How to use EF Core as an in-memory database in ASP.NET Core 6 – InfoWorld

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There are many reasons why you might want to use an in-memory database when working on ASP.NET Core 6 web applications. Maybe you’re developing a new feature and you want to test it without affecting your production database. Or perhaps you want a quick way to prototype something without setting up a whole new database.
Entity Framework Core, or EF Core for short, simplifies data access in .NET Core applications and allows you to write code to perform CRUD (create, read, update, delete) operations without directly interacting with the underlying database provider. The EF Core In-Memory Database Provider allows us to use EF Core with an in-memory database for testing.
The EF Core In-Memory Database Provider lets us store and retrieve data to and from memory in .NET Core 6 applications. Just remember that this provider was designed for testing purposes only.
This article discusses how we can use EF Core with an in-memory database in an ASP.NET Core 6 application. To work with the code examples provided in this article, you should have Visual Studio 2022 installed in your system. If you don’t already have a copy, you can download Visual Studio 2022 here.
First off, let’s create an ASP.NET Core project in Visual Studio 2022. Following these steps will create a new ASP.NET Core 6 Web API project in Visual Studio 2022:
We’ll use this ASP.NET Core 6 Web API project to work with EF Core and an in-memory database in the subsequent sections of this article.
EF Core is a lightweight, open-source, extensible ORM (Object Relational Mapper) that supports several database providers including SQLite, MySQL, PostgreSQL, and Microsoft SQL Server. (You’ll find a complete list of EF Core providers here.) And, as we’ve noted, EF Core supports storing and retrieving data to and from memory using its In-Memory Database Provider.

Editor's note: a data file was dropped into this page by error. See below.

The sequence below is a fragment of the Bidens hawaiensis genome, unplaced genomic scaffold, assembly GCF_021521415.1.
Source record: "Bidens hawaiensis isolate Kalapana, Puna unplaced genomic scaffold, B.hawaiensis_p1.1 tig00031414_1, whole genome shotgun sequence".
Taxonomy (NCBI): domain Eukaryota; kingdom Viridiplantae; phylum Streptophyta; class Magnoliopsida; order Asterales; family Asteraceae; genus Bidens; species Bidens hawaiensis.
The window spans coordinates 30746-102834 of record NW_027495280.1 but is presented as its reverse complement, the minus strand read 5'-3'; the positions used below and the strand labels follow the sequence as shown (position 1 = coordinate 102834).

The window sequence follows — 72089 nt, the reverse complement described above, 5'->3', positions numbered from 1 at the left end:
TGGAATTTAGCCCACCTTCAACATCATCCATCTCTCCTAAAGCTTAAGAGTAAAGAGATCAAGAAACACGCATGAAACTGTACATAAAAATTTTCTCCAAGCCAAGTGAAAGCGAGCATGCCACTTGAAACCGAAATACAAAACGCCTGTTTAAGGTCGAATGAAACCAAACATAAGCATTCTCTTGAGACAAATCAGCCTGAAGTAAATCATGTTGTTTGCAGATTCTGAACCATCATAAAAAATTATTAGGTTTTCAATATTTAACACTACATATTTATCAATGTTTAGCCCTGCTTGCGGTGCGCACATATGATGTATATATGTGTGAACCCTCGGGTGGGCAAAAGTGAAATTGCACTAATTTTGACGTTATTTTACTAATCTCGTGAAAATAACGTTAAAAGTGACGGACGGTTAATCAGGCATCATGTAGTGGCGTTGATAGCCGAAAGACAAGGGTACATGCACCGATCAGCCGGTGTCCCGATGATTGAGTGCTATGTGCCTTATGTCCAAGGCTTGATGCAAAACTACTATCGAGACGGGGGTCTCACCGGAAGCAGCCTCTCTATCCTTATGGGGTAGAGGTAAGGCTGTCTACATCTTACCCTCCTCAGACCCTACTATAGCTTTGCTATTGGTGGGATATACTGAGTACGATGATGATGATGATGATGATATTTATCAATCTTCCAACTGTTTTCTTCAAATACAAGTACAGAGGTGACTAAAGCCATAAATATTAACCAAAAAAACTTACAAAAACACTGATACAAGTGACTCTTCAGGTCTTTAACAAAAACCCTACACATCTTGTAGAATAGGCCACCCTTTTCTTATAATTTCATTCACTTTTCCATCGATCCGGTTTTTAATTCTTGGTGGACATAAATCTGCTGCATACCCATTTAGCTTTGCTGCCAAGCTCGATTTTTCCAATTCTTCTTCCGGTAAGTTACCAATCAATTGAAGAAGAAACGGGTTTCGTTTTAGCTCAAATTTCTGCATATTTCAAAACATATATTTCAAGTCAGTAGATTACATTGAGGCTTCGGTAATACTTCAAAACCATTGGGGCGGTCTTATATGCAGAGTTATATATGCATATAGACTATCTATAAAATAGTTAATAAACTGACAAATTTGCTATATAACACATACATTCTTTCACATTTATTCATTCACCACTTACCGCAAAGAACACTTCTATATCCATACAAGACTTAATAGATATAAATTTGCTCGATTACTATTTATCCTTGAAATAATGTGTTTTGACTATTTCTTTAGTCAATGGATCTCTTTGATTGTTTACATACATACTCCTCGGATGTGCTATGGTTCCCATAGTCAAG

EF Core also supports LINQ (Language Integrated Query), which makes it easier to write queries against the data in your database. This is because LINQ allows you to write queries directly in C# instead of SQL or some other query language.
The ability to store and retrieve data in memory using the EF Core In-Memory Database Provider is especially well-suited for testing apps or for building applications that need to store data temporarily. And because an in-memory database is both fast and fast to set up, it is very handy to use one for unit testing.
An in-memory database is a database that resides in volatile memory instead of on a physical disk. Naturally, reads and writes for an in-memory database are many times faster than for a disk-based database, because the application need not wait for the data to be physically written to or read from the disk. Reading and writing data stored on a physical disk is a resource-intensive operation.
In-memory databases are often used for caching purposes, as they can hold a copy of often-used data in memory for quick access. You can also take advantage of in-memory databases to store transient data, i.e., data that does not need to be persisted to the disk.
There are also some notable downsides to using an in-memory database, though these apply to production use and not our testing scenario. One of these is that if you’re using an in-memory database, the data will not be persisted when the application stops running (unless you take steps to persist it). This means that if the application crashes, all of the data residing in the in-memory database will be lost.
Another downside is that an in-memory database uses much more memory compared to a traditional database that resides on a physical disk (and memory is far more expensive than disk storage). As a result, an in-memory database may not be suitable for applications that deal with vast amounts of data. But again, these downsides don’t really apply to using an in-memory database for testing.